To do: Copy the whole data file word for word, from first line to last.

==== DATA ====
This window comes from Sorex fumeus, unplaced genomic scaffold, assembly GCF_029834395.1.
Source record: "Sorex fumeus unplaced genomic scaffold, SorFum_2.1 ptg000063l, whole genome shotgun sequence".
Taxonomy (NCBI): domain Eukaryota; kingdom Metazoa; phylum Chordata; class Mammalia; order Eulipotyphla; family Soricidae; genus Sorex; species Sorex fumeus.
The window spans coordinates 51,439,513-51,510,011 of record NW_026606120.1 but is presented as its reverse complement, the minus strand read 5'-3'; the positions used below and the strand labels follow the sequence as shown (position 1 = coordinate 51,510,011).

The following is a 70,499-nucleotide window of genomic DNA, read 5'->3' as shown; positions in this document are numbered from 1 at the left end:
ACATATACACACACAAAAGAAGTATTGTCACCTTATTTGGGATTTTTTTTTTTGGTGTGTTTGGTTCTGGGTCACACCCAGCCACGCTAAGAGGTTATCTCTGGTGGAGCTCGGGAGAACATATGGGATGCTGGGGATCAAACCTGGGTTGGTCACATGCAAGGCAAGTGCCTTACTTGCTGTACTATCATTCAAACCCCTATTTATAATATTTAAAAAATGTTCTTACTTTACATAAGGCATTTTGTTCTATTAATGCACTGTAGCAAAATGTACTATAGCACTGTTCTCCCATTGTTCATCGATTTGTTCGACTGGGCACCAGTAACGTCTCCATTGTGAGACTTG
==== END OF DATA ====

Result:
This window comes from Sorex fumeus, unplaced genomic scaffold, assembly GCF_029834395.1.
Source record: "Sorex fumeus unplaced genomic scaffold, SorFum_2.1 ptg000063l, whole genome shotgun sequence".
Taxonomy (NCBI): domain Eukaryota; kingdom Metazoa; phylum Chordata; class Mammalia; order Eulipotyphla; family Soricidae; genus Sorex; species Sorex fumeus.
The window spans coordinates 51,439,513-51,510,011 of record NW_026606120.1 but is presented as its reverse complement, the minus strand read 5'-3'; the positions used below and the strand labels follow the sequence as shown (position 1 = coordinate 51,510,011).

The following is a 70,499-nucleotide window of genomic DNA, read 5'->3' as shown; positions in this document are numbered from 1 at the left end:
ACATATACACACACAAAAGAAGTATTGTCACCTTATTTGGGATTTTTTTTTTTGGTGTGTTTGGTTCTGGGTCACACCCAGCCACGCTAAGAGGTTATCTCTGGTGGAGCTCGGGAGAACATATGGGATGCTGGGGATCAAACCTGGGTTGGTCACATGCAAGGCAAGTGCCTTACTTGCTGTACTATCATTCAAACCCCTATTTATAATATTTAAAAAATGTTCTTACTTTACATAAGGCATTTTGTTCTATTAATGCACTGTAGCAAAATGTACTATAGCACTGTTCTCCCATTGTTCATCGATTTGTTCGACTGGGCACCAGTAACGTCTCCATTGTGAGACTTG